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How MediaU Offers a Better Alternative to Film School



MediaU is fueling the next generation of filmmakers, giving them the diverse and accessible tools needed to thrive. The platform, which is the first EdTech program focused on the entertainment industry, offers students a new, fresh approach to film school.

Often, good film schools are very expensive – costing up to $250,000 for a four-year degree. They also tend to take a more passive approach to actually employment post-graduation. In most cases, students don’t get the hands-on experience, mentorship, and tools they need to be successful in the entertainment industry.

Some argue film school isn’t necessary at all, that what you really need is practical information and hands-on experience. After all, one of the most iconic producers, Quentin Tarantino, once said “When people ask me if I went to film school, I tell them ‘No, I went to films.”

Still, Tarantino isn’t the only one who feels this way. After Adam Leipzig, former Disney and National Geographic Executive, began to teach at film schools, he realized how unhelpful it can be. Worse yet, Leipzig noticed that his college textbook designed for film students would mark the first updated textbook in the last twenty years. In this span of time, he argues he learned two things: first, that experiential learning is vital, and how unwelcoming the industry has become. “Students can spend $250K, 4 years, and not be able to be hired or get jobs in the industry,” Leipzig expresses.

Driven to allow aspiring filmmakers the resources they need, Leipzig created MediaU. Since then, the program has also welcomed professionals already in the field who want to refine their skills. MediaU also provides a much more affordable course of action, as you won’t need to spend four years getting a degree. Better yet, as MediaU develops, classes will be able to be applied towards earning a certificate with the University of California, a partnership that the company hopes to create with other colleges and universities in the coming years. MediaU also offers scholarships for those who aren’t able to afford their program, allowing education to be accessible to all.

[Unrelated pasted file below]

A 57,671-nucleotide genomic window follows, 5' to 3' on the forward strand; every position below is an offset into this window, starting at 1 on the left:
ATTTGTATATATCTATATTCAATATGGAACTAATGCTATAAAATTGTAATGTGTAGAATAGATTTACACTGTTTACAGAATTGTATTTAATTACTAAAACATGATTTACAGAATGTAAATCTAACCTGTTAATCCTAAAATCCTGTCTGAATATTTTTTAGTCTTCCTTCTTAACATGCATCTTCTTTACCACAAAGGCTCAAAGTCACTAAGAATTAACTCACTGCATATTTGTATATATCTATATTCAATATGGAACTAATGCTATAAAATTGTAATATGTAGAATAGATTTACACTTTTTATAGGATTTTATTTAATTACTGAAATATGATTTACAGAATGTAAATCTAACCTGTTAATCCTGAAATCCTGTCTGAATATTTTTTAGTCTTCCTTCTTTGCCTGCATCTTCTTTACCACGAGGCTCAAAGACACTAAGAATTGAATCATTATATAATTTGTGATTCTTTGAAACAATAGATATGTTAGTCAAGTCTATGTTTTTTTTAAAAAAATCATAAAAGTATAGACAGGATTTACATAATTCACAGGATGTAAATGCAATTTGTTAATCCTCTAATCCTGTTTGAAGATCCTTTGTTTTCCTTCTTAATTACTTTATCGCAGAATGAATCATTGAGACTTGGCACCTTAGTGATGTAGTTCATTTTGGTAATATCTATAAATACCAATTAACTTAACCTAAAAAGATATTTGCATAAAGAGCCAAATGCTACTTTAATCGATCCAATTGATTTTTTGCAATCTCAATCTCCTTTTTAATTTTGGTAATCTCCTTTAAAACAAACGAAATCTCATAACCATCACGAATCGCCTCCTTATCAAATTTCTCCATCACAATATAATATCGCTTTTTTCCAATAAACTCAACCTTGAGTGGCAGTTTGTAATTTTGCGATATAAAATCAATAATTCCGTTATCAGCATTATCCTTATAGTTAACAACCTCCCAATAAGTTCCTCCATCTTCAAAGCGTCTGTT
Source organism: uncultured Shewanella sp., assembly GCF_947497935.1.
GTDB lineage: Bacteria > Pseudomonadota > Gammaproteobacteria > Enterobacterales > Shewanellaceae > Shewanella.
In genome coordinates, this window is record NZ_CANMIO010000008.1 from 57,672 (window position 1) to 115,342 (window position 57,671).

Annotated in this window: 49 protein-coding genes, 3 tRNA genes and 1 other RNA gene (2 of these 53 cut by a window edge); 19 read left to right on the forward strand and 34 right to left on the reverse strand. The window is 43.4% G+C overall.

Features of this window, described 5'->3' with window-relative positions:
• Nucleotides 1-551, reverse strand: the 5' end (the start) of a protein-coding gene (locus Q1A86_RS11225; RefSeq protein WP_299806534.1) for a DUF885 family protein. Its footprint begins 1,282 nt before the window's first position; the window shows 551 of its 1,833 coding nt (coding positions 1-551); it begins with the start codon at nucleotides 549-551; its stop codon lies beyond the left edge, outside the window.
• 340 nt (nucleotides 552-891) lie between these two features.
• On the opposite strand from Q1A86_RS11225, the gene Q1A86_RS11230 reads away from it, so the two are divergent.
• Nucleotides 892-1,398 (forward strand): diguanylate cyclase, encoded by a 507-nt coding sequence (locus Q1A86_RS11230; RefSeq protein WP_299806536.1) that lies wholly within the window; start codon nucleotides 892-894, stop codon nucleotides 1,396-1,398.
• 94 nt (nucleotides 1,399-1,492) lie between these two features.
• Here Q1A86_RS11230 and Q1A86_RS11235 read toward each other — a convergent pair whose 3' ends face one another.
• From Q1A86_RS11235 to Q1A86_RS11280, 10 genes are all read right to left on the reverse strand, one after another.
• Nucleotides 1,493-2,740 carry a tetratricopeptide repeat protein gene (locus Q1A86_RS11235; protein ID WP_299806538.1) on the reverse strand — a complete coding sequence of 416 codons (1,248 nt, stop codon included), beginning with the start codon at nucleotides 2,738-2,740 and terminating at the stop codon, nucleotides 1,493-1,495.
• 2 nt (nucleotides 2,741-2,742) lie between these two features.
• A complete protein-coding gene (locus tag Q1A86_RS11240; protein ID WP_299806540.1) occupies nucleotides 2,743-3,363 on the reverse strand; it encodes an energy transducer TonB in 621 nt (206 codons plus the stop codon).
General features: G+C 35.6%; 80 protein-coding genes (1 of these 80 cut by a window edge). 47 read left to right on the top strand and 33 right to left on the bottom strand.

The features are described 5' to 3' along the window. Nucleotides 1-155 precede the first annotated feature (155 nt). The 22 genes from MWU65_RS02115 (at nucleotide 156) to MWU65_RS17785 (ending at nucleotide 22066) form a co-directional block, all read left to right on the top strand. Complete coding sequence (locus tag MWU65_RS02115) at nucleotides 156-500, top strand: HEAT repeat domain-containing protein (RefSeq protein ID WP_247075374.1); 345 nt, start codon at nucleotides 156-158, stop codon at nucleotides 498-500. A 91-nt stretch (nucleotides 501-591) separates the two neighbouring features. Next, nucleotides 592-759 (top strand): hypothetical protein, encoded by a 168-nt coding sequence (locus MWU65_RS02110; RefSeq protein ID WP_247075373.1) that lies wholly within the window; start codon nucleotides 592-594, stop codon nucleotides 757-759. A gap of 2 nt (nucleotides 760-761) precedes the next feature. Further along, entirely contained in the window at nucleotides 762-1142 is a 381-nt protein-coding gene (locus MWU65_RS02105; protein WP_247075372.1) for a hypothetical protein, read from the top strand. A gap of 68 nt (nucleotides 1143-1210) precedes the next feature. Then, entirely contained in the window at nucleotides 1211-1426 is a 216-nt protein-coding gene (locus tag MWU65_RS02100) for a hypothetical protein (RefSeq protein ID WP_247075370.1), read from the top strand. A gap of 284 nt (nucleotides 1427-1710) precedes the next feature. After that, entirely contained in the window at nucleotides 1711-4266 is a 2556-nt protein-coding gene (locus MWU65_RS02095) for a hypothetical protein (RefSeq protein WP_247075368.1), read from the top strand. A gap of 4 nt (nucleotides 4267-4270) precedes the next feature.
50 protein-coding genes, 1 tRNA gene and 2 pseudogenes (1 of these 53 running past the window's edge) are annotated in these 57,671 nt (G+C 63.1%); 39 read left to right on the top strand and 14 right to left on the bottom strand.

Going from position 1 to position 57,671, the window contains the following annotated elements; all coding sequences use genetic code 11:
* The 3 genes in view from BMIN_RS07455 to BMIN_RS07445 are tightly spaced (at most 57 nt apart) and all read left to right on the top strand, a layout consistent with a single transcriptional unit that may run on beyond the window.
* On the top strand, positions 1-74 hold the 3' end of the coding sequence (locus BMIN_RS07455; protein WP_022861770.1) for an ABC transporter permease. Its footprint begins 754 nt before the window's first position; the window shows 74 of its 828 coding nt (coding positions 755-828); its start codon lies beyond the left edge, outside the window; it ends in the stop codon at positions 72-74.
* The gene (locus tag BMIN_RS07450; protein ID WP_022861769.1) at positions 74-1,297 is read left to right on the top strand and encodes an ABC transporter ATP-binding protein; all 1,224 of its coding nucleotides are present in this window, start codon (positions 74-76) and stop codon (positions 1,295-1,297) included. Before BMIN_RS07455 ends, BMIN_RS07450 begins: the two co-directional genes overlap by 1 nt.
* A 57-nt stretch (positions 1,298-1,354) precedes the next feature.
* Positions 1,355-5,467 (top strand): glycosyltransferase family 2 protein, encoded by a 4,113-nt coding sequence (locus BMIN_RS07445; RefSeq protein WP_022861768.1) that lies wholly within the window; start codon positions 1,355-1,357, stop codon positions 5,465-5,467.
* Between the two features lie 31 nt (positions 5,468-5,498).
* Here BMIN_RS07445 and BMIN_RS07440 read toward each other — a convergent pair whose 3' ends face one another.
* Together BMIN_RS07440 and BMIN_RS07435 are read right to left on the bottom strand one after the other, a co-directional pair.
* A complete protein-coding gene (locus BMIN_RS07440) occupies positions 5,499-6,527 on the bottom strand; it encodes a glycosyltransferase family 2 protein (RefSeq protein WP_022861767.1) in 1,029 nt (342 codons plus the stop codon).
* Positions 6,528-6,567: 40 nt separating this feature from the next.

Regardless of what niche of the industry someone is interested in, the company feels confident they can help. Instead of general, unspecific programs, MediaU students have much more diverse opportunities to learn. For example, they can engage with professional mentors, join an online community of other MediaU students and tune into monthly livestream networking events with real hiring managers.

MediaU’s mentorship program boasts an extensive team of highly skilled and experienced professionals in the entertainment industry. Advisors have worked at various high-level media companies, such as Netflix, the CW, National Geographic, Disney, the History Channel, Paramount, AMC Networks and Telemundo. “Under the tutelage of these coveted experts, students are bound to grow, excel and unlock their true potential,” Leipzig argues.

Leipzig himself is one of the coaches. Along with being the former Executive of National Geographic and Disney, he’s been the President of various media companies and has worked in nearly every role available in the industry- including studio executive, producer, distributor, financier, independent and even professor. At UC Berkeley’s Haas School of Business, Leipzig teaches in the MBA and Executive Education programs.

Another key member of MediaU’s team is board member BK Fulton, the CEO of Soulidifly Productions, a successful film, stage and TV company dedicated to inclusivity in the media. Fulton is the chairman of a total of seven companies, is a technology thought-leader, and was previously President of Verizon Virginia and West Virginia. Fulton’s accomplishments have earned him the title of one of the most influential African Americans in technology. “MediaU is a game changer. Prior to MediaU, the best film and media training was only available to an elite few.  Now, we use the tools of our time to deliver a credit-based experience to anyone who wants to learn the art of filmmaking,” explains Fulton.

With the EdTech industry expected to be worth $605 billion by the year 2027, it’s clear that alternative education programs, such as MediaU- are taking off. Even traditional film schools are taking note – more than 70% of U.S. Colleges plan to create 100% online undergraduate degrees within the next three years. Leipzig sees the potential for colleges and MediaU to collaborate even more in the future. With the company’s help, higher education systems may be able to form better, more enriching programs for their own students.

For more information about MediaU, check out their website.

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